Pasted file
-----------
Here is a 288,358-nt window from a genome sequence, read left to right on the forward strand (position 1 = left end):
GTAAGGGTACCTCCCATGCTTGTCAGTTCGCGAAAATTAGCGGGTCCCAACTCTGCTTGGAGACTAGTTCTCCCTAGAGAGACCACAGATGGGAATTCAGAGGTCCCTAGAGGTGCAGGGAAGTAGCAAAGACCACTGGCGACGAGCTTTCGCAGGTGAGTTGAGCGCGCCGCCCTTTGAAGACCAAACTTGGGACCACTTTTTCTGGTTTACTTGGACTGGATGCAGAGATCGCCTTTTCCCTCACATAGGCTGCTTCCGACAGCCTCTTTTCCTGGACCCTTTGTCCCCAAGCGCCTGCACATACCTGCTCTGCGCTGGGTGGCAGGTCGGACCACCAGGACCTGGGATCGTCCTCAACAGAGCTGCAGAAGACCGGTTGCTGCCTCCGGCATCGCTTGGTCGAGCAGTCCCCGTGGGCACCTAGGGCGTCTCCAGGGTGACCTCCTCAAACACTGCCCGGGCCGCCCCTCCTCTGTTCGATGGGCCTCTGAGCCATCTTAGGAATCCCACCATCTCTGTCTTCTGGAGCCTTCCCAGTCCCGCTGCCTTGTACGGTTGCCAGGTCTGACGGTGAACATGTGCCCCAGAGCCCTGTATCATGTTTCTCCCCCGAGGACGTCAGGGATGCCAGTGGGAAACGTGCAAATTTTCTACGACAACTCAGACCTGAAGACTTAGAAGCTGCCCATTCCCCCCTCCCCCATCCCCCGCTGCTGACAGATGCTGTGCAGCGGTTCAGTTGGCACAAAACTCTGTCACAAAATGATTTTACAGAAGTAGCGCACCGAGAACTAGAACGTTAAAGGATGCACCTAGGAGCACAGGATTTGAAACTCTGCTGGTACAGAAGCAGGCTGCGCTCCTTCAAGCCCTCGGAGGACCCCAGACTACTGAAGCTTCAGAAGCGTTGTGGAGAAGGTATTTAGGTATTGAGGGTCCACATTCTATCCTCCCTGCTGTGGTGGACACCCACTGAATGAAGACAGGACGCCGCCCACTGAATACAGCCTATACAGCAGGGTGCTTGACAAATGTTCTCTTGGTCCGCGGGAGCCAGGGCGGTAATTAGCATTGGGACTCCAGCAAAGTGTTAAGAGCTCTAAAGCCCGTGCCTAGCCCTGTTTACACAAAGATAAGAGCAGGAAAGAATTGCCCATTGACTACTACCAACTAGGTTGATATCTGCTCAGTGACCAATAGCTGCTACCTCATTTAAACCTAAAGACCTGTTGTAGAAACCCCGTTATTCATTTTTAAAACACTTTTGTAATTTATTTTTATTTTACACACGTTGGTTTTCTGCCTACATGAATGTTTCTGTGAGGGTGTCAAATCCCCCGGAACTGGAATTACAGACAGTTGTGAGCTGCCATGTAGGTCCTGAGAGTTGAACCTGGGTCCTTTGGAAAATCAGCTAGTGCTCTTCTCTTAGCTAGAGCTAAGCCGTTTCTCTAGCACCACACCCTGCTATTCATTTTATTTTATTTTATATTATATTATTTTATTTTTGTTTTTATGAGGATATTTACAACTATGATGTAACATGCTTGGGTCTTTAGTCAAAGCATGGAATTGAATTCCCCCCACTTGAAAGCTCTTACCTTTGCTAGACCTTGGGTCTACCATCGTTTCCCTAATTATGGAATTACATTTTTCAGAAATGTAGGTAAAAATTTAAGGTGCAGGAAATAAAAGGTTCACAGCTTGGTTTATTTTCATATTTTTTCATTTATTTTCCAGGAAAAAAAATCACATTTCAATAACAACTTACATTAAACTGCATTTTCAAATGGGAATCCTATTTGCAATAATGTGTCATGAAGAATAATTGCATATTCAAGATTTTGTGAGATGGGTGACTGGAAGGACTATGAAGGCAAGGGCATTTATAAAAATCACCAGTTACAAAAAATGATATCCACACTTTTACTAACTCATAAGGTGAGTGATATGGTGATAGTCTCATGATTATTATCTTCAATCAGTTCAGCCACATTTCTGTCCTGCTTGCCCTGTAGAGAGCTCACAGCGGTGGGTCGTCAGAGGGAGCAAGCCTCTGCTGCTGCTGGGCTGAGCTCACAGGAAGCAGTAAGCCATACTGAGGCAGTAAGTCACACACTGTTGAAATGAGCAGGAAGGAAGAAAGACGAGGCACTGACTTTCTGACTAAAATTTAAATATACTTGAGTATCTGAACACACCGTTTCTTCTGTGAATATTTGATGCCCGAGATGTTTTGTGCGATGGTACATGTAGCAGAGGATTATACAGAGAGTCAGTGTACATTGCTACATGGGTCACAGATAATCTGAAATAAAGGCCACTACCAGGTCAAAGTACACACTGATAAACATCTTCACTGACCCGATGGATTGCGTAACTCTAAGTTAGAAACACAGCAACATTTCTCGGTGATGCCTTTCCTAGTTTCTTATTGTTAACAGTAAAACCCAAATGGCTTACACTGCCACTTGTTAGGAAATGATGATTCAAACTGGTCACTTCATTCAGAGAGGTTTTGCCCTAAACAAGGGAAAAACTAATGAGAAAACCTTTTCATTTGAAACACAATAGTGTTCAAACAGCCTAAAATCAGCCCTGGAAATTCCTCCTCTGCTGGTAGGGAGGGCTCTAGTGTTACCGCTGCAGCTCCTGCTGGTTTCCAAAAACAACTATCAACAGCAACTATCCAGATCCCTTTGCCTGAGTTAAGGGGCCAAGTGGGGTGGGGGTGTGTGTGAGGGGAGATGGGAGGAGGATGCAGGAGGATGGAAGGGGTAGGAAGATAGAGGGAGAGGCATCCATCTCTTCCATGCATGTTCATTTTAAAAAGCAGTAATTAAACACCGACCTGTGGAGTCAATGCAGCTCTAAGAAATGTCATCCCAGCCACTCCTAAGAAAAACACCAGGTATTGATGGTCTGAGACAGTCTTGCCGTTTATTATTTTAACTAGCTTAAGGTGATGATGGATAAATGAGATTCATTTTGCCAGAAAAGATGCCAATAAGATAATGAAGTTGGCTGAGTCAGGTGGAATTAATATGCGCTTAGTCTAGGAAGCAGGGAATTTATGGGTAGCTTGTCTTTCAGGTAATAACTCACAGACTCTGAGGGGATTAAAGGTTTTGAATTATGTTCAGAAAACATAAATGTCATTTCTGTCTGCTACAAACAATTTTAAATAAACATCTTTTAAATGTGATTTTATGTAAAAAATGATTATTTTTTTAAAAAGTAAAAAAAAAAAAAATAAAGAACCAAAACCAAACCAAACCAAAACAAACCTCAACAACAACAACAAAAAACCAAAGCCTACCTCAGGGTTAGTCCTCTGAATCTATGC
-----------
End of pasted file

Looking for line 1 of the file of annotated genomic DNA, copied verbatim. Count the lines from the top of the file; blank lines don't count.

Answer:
Here is a 288,358-nt window from a genome sequence, read left to right on the forward strand (position 1 = left end):